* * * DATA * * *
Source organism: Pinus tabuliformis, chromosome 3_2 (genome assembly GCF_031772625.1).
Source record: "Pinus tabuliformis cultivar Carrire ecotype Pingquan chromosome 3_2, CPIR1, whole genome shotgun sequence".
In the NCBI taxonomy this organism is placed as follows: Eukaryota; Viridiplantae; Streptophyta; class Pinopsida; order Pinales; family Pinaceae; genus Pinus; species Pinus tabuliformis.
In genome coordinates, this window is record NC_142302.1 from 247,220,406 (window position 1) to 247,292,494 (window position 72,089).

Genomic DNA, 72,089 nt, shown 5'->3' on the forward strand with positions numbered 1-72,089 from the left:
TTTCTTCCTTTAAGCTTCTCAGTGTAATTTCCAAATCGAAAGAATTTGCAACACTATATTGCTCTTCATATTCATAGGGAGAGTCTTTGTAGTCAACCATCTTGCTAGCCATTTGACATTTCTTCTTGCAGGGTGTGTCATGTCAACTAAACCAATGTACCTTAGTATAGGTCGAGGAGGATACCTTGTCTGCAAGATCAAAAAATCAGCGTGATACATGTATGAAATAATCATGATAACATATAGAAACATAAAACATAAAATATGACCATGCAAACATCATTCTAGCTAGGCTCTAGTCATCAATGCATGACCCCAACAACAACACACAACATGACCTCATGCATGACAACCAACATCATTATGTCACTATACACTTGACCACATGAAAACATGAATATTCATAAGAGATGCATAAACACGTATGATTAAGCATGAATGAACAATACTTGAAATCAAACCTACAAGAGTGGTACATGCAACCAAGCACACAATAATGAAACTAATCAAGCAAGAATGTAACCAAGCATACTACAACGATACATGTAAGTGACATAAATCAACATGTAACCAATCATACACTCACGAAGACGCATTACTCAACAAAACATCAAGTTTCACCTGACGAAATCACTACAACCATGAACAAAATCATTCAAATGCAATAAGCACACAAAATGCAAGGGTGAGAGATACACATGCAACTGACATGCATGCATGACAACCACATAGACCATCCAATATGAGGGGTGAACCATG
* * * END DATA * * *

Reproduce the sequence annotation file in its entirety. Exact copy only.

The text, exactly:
Source organism: Pinus tabuliformis, chromosome 3_2 (genome assembly GCF_031772625.1).
Source record: "Pinus tabuliformis cultivar Carrire ecotype Pingquan chromosome 3_2, CPIR1, whole genome shotgun sequence".
In the NCBI taxonomy this organism is placed as follows: Eukaryota; Viridiplantae; Streptophyta; class Pinopsida; order Pinales; family Pinaceae; genus Pinus; species Pinus tabuliformis.
In genome coordinates, this window is record NC_142302.1 from 247,220,406 (window position 1) to 247,292,494 (window position 72,089).

Genomic DNA, 72,089 nt, shown 5'->3' on the forward strand with positions numbered 1-72,089 from the left:
TTTCTTCCTTTAAGCTTCTCAGTGTAATTTCCAAATCGAAAGAATTTGCAACACTATATTGCTCTTCATATTCATAGGGAGAGTCTTTGTAGTCAACCATCTTGCTAGCCATTTGACATTTCTTCTTGCAGGGTGTGTCATGTCAACTAAACCAATGTACCTTAGTATAGGTCGAGGAGGATACCTTGTCTGCAAGATCAAAAAATCAGCGTGATACATGTATGAAATAATCATGATAACATATAGAAACATAAAACATAAAATATGACCATGCAAACATCATTCTAGCTAGGCTCTAGTCATCAATGCATGACCCCAACAACAACACACAACATGACCTCATGCATGACAACCAACATCATTATGTCACTATACACTTGACCACATGAAAACATGAATATTCATAAGAGATGCATAAACACGTATGATTAAGCATGAATGAACAATACTTGAAATCAAACCTACAAGAGTGGTACATGCAACCAAGCACACAATAATGAAACTAATCAAGCAAGAATGTAACCAAGCATACTACAACGATACATGTAAGTGACATAAATCAACATGTAACCAATCATACACTCACGAAGACGCATTACTCAACAAAACATCAAGTTTCACCTGACGAAATCACTACAACCATGAACAAAATCATTCAAATGCAATAAGCACACAAAATGCAAGGGTGAGAGATACACATGCAACTGACATGCATGCATGACAACCACATAGACCATCCAATATGAGGGGTGAACCATG